“Oh, I am.” He smiles. “'Course, there is another way you can make money.”
Racing, he means. “I told you, I'm not racing again.” I promised Hannah I wouldn't. Right after she visited me in the hospital.
“Then you've got two choices. You either deliver five grand in cash or ten grand worth of business. By the end of next week. Or that car is mine.”
Ray is not getting my Acura. No way. I need to find him ten thousand dollars' worth of business. Starting tonight.
And that means I'm going to a party.
There's a great road on the way to Drew's place. Guys hang around all night just waiting for an opportunity to race. I go fifteen minutes out of my way to avoid it.
You can't stop
, my badass side taunts when I turn onto Drew's street.
Not when your car's on the line.
Yes, I can
, my mind argues.
I'll find ten
grand in business. Starting with Blair.
lose my Acura. I pull in behind a gray Taurus and kill the engine. My gaze drifts over my black leather seats, my new stereo system with navigation and dvd screens, my custom gauges. You'd think I'd want to get rid of my car after what happened. Not true.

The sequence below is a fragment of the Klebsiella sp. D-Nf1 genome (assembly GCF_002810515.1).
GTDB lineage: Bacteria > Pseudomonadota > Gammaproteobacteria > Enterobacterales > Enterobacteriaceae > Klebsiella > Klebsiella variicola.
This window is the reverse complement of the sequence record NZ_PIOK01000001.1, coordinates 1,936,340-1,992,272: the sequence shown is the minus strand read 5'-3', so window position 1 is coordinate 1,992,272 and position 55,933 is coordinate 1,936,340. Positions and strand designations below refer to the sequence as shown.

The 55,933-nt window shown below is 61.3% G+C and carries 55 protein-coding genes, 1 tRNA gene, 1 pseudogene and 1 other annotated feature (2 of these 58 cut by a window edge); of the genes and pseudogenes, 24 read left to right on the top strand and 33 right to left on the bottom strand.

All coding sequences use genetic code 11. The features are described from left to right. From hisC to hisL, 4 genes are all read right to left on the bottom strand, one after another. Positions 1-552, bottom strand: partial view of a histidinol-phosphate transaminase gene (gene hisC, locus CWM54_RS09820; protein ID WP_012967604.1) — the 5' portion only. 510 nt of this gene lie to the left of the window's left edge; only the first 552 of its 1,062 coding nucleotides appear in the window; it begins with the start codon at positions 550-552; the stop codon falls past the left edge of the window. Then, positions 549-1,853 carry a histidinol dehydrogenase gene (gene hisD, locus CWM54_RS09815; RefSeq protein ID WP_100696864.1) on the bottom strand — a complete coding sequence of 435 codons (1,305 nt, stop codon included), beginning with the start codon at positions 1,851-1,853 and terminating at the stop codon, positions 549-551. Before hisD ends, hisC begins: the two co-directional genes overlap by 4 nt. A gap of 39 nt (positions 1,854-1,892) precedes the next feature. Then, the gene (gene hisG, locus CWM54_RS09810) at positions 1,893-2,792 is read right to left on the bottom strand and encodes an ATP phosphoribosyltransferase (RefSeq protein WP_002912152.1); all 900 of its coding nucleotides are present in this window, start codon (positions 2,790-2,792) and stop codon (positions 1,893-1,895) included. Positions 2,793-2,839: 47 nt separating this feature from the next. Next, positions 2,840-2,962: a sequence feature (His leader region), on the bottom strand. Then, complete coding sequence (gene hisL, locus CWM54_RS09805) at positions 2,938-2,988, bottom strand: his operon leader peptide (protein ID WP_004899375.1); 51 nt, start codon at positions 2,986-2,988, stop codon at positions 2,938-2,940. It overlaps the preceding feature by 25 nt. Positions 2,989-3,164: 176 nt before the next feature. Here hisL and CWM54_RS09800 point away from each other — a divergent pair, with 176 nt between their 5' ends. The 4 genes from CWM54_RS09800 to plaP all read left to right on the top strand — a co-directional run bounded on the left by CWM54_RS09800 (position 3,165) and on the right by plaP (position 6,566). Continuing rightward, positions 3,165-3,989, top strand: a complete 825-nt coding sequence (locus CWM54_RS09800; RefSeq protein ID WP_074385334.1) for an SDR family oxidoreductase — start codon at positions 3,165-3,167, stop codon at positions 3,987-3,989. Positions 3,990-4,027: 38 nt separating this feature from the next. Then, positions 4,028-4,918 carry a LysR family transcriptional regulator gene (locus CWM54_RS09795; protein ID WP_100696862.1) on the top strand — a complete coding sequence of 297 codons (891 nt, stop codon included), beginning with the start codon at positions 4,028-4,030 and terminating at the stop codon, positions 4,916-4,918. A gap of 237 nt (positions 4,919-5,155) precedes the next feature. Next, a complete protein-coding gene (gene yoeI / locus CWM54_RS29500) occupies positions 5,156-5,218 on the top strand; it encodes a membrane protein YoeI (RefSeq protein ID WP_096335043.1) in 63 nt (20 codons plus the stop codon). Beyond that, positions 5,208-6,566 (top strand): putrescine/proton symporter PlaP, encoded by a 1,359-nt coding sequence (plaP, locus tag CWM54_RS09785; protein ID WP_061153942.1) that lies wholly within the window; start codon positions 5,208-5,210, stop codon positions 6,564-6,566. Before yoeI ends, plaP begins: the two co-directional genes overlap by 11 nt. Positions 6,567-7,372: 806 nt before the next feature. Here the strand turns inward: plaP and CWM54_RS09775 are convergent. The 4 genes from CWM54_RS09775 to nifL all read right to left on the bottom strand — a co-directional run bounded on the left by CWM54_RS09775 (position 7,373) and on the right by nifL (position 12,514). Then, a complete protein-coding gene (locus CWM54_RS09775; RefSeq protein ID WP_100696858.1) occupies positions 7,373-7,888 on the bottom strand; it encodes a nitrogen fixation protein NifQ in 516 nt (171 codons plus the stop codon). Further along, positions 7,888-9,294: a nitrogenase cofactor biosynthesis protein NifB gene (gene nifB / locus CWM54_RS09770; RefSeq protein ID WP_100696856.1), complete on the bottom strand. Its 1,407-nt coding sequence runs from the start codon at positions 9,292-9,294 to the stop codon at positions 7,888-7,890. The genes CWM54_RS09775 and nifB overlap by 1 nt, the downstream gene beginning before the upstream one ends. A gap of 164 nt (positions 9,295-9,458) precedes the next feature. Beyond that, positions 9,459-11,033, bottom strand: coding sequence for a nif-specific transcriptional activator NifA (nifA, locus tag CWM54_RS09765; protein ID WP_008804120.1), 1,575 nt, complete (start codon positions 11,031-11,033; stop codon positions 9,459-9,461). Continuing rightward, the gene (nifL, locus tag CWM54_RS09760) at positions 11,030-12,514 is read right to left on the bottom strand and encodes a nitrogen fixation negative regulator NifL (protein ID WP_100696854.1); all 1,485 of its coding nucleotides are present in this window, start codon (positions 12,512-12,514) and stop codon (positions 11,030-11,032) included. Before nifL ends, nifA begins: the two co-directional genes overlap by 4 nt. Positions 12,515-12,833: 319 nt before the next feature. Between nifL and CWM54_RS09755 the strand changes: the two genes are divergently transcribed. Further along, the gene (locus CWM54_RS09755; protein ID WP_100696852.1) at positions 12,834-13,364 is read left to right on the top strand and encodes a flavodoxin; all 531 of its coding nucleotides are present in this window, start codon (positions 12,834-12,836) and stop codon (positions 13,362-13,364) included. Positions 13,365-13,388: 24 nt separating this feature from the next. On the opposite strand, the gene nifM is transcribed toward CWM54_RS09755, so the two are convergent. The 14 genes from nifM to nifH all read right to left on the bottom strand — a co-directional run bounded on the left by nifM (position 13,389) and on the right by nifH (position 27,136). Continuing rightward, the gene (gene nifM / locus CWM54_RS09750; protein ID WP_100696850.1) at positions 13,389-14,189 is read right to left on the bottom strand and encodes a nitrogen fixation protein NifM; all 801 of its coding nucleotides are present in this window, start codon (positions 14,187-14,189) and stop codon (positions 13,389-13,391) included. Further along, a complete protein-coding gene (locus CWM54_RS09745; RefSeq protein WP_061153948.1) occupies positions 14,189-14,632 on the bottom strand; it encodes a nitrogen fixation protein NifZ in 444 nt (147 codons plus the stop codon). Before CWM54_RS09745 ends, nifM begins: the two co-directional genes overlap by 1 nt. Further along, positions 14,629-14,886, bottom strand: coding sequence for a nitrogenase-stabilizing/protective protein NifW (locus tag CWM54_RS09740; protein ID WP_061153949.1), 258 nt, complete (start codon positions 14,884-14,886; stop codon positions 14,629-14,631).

I stare out across the carbon fiber hood. Losing it won't bring Logan back. Although half the time it's like he's back anyway. I swear I feel his eyes on me as I get out of the car and follow the sound of the music.
Drew's curtains are open. People are dancing in the living room. I'm halfway up the stairs before I spot Hannah. She's dancing with Cole, laughing up at him. My heart hammers against my rib cage. Cole Murray. The poster boy for perfect.
Aisha flings open the front door and grabs my arm. “Tom! âBout time you got here.”
Cole glances my way. When our eyes connect, he smirks. Cole considers me a waste of air space. Underneath Cole's superiority, I pick up another feeling: his yearning for Hannah. He likes her as much as I do.
But only one of us can have her. Only one of us deserves her.
I drop my gaze and let Aisha pull me into the house. The overpowering smell of smoke and booze hits my nose. Good thing Drew's parents aren't back from Mexico until Saturday. It'll take days to clear the air.
“Wanna dance?” Aisha slurs. She's all over me, like hot wax on a car. Hannah hasn't noticed. She's still focused on Cole.
“In a minute.” I survey the crush of bodies, looking for Blair. I need to talk to him about his front end. Convince him Ray's the guy to do the job.